This November, Colorado is uniquely positioned to make an incredible investment in our youngest learners, their families and our economy. Colorado voters have the chance to approve Proposition EE, which would raise the tax on tobacco products and, for the first time in Colorado, institute a tax on nicotine products. This additional revenue would help support kids and families.
How would it work? For the first two and a half years, the funds would help mitigate some of the worst impacts of the COVID-19 pandemic on our state’s budget and our schools. Starting in 2023, Prop. EE would fund a first-in-the-nation approach to state preschool that’s both universal and targeted. All Colorado 4-year-olds would have access to 10 hours per week of preschool, free of charge. Additional programming would be available for low-income students and students at risk of entering kindergarten without being school ready.
The Importance of Early Ed
I was a kindergarten teacher prior to joining the Colorado Children’s Campaign and saw firsthand that preschool has a tremendously positive impact on students’ school readiness. It’s important to note, however, that school readiness is about much more than learning numbers, letter sounds and how to write your name.
Social-emotional skill development was critical to my students’ academic success. If a student didn’t have the tools and strategies to know how feel safe in class, they had a much harder time learning. Preschool offers students a chance to learn and practice self-regulation strategies, understand how to identify feelings in themselves and others, communicate about those feelings, and learn about how to be a good friend and community member.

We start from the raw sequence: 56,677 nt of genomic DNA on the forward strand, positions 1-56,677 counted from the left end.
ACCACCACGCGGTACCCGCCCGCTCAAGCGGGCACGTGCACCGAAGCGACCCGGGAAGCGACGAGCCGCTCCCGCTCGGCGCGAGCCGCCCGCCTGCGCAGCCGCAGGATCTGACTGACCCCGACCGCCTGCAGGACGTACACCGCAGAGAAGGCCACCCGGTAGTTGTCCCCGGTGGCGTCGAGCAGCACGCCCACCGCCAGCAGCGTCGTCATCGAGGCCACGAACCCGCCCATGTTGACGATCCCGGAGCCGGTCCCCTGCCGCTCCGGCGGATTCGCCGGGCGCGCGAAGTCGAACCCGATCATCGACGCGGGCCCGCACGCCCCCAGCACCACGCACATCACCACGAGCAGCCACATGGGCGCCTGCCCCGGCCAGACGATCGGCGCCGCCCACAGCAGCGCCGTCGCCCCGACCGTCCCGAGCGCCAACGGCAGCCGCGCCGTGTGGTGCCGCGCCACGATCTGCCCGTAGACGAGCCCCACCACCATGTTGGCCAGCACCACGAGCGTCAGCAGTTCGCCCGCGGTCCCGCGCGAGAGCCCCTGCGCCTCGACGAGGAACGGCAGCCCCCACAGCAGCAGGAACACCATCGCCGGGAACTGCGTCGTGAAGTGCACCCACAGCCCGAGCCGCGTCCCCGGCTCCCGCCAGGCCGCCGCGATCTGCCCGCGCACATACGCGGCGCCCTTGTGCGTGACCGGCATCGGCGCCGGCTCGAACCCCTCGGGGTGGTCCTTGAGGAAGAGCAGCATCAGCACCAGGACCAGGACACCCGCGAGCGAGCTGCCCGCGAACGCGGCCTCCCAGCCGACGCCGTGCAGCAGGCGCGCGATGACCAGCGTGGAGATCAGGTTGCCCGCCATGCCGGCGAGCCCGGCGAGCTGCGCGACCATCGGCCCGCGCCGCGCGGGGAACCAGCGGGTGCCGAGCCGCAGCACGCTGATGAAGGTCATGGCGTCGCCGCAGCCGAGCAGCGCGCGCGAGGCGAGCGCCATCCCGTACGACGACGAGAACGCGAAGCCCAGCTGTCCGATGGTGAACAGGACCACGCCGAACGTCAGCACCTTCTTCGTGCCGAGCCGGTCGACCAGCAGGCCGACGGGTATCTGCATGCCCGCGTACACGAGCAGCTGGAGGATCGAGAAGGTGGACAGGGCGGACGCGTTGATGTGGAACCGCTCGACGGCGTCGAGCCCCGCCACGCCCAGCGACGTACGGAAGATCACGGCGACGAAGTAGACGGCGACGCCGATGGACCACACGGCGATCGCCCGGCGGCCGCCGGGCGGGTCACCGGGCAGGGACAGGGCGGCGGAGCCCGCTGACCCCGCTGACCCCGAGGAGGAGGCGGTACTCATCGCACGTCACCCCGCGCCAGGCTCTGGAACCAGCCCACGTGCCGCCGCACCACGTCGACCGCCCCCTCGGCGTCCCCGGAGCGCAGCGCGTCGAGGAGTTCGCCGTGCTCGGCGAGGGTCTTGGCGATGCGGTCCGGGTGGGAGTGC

Preschool is also an invaluable opportunity for early identification of students with developmental delays or disabilities, connecting them with the support services they need as soon as possible.
Equitable Access for Colorado’s Kids
Unfortunately, I was also reminded in my classroom that preschool enrollment varies widely, and access to preschool is tied to a student’s means, background or zip code. Research from the National Institute for Early Education Research (NIEER) found that low-income children and children of color access high-quality ECE programs at far lower rates than their white, affluent peers.
Additionally, a 2019 report from the Education Trust found that no state currently provides both high-access and high-quality preschool to Black and Latinx three and 4-year-olds. If Prop. EE is approved, Colorado would be the first in the nation offering preschool to all 4-year-olds while prioritizing the greatest investment in students and families with the most barriers to opportunity. A high-quality universal preschool program has been shown to close or nearly close achievement gaps between Black and Latinx students and their peers.
Simply put, Prop. EE would be transformational for Colorado’s youngest learners and families. We know that preschool outcomes are a major determinant of a child’s academic and career success. No child should have to face barriers to that success at any time, let alone before even entering kindergarten. Now is the time to invest in the future of our children, families and state. I strongly support Proposition EE and hope that Colorado voters will do the same.